The Annual IAB Long Tail Alliance Fly-In in Washington D.C. provides a platform for small publishers from all over the US to exchange ideas and learn about the latest trends in our market. Publishers also meet with Congress to discuss internet regulation and legislation that directly impacts their businesses; giving a face to Long Tail digital business.
First up was Google’s Director of Online Partnership Group, Amarpeet Singh, who spoke to the advantage of mobile. While over 60% of consumers use multiple devices per day, through surveying the room, only 50% of the audience had a mobile app/mobile-optimized website--a number that resonates with the current statistic for US publishers. Singh delivered a call to action for publishers to switch to a mobile responsive design since globally the world is skipping laptops all together and reaching for their mobile devices. We were strongly supportive of this message in our discussions with publishers, as Advertising.com has seen great success this past year in mobile. Publishers adoption of mobile formats opens them up to the continually increasing demand from advertisers seeking to run in a mobile-optimized environment.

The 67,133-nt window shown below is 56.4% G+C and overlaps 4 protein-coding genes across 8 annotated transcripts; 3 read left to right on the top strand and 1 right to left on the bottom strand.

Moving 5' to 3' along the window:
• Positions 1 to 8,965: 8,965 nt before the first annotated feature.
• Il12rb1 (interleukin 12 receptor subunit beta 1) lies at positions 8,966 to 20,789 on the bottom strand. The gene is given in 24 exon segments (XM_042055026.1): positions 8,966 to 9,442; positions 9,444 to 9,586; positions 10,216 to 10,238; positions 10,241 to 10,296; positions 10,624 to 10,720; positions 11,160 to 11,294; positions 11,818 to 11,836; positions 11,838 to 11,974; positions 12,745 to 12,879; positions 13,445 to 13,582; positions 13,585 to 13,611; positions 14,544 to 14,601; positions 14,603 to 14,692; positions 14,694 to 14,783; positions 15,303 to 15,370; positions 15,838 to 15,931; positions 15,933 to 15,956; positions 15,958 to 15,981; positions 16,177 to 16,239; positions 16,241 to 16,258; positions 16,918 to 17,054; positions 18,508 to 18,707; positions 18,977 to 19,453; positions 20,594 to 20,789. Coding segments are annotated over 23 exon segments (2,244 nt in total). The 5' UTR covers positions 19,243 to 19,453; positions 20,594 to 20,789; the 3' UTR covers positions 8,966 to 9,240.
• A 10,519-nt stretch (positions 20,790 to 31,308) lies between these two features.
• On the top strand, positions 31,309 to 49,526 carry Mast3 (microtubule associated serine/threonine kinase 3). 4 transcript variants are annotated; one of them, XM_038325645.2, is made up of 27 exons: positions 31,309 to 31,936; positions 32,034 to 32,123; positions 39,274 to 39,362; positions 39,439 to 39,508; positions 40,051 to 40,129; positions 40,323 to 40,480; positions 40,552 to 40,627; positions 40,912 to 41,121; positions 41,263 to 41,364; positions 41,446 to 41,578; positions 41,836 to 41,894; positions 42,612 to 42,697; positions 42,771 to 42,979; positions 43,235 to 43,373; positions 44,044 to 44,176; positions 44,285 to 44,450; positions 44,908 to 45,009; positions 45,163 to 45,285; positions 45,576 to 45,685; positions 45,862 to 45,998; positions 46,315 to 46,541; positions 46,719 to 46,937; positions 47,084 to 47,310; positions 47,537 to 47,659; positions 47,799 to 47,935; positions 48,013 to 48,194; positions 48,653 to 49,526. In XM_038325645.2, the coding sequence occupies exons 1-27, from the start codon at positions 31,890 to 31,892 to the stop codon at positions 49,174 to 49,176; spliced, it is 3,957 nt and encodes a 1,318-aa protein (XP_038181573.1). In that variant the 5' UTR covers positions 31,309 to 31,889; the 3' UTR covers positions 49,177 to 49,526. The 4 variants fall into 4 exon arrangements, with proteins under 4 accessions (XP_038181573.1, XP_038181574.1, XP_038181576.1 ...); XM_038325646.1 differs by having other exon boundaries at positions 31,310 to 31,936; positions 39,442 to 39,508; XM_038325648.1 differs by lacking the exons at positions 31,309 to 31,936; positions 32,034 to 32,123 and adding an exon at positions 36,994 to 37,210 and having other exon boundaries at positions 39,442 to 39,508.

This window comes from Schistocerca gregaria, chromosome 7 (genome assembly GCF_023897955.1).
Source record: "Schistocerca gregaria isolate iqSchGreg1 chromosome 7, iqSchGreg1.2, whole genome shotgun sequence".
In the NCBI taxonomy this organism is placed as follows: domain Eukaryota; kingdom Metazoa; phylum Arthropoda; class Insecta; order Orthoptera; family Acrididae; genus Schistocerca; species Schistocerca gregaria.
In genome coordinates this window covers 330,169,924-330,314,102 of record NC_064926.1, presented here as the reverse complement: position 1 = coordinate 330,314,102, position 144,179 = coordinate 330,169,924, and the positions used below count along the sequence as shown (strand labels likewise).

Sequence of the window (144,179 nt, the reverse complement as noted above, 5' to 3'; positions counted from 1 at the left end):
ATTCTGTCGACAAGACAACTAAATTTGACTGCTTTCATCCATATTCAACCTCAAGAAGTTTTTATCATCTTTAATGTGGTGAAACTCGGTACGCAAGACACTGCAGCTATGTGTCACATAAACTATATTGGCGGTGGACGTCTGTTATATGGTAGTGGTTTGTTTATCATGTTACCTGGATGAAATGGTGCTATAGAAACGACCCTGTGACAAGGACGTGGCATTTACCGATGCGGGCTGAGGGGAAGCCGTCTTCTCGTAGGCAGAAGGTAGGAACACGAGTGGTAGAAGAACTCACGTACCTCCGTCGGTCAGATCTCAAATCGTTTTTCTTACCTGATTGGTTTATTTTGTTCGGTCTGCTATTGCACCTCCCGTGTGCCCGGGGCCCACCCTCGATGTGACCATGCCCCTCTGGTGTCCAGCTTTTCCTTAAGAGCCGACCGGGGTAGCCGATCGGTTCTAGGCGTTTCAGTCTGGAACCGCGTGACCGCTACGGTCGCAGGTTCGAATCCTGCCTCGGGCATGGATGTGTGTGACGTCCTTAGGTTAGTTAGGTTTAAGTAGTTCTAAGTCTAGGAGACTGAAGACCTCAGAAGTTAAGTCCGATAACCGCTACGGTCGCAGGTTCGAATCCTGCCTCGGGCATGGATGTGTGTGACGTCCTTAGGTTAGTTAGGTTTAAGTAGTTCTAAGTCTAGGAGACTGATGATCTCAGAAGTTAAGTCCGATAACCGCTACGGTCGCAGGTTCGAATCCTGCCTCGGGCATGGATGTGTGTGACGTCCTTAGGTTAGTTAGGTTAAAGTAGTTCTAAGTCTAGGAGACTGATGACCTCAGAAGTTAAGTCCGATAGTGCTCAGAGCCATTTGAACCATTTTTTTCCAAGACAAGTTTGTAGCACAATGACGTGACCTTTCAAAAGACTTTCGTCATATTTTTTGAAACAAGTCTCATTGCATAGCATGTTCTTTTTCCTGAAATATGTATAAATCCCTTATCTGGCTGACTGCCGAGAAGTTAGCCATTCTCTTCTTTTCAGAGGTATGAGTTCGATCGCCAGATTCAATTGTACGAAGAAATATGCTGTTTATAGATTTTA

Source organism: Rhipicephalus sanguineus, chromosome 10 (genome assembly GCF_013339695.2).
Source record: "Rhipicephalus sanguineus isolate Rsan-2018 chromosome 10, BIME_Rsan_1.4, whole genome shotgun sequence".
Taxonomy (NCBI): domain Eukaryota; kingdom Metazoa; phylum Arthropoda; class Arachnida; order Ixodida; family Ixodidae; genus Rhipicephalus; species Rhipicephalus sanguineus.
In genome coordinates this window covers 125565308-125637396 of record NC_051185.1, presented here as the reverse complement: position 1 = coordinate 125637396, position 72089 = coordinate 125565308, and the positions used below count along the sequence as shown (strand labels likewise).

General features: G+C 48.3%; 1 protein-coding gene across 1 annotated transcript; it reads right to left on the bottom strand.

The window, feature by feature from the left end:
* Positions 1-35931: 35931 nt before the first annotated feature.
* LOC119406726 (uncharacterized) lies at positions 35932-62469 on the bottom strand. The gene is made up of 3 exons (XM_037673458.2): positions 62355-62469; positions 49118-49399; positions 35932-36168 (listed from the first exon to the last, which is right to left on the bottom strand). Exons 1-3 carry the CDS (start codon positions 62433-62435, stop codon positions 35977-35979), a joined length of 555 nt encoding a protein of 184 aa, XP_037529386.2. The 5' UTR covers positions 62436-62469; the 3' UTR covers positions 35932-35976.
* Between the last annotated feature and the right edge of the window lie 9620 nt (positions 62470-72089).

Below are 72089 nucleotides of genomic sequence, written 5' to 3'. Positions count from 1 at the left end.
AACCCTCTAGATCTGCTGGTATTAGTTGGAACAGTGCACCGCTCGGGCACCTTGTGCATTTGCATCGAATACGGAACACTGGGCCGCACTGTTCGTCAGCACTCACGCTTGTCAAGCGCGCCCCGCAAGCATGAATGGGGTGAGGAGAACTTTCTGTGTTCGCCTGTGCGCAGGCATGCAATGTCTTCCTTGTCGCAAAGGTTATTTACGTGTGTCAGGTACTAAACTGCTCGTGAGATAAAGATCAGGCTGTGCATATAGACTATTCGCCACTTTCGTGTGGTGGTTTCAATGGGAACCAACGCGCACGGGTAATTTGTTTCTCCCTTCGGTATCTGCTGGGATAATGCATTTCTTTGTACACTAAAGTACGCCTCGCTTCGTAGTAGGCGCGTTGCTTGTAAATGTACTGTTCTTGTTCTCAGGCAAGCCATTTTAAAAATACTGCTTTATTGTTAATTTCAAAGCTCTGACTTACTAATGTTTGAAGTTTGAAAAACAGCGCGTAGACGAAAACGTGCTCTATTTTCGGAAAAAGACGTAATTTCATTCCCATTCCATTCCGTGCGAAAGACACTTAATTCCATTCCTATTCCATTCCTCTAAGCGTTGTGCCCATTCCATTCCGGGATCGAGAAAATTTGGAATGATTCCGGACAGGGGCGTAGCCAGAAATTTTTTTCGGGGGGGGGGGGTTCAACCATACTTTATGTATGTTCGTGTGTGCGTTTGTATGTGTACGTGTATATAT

The IAB also brought in digital security company White Ops to address bot traffic, giving us an inside glimpse of how crimeware works and is able to commit ad/bot fraud through advance bots that simulate human engagement. Other presentations spoke to shareable content and how publishers can best utilize social media, as well as Congress’s stance on the Do Not Track Act. For example, 75% of people surveyed in one study prefer free ad-supported content and 40% want ads targeted to them. Publishers went equipped with the latest knowledge to present at Capitol Hill meetings the next day.
Advertising.com is excited to be a major player in the network partnerships with these Long Tail digital businesses. Together, with the fantastic work done by the Interactive Advertising Bureau each year, we continue to support the growth and success of these publishers as we continue to evolve in our multiscreen world.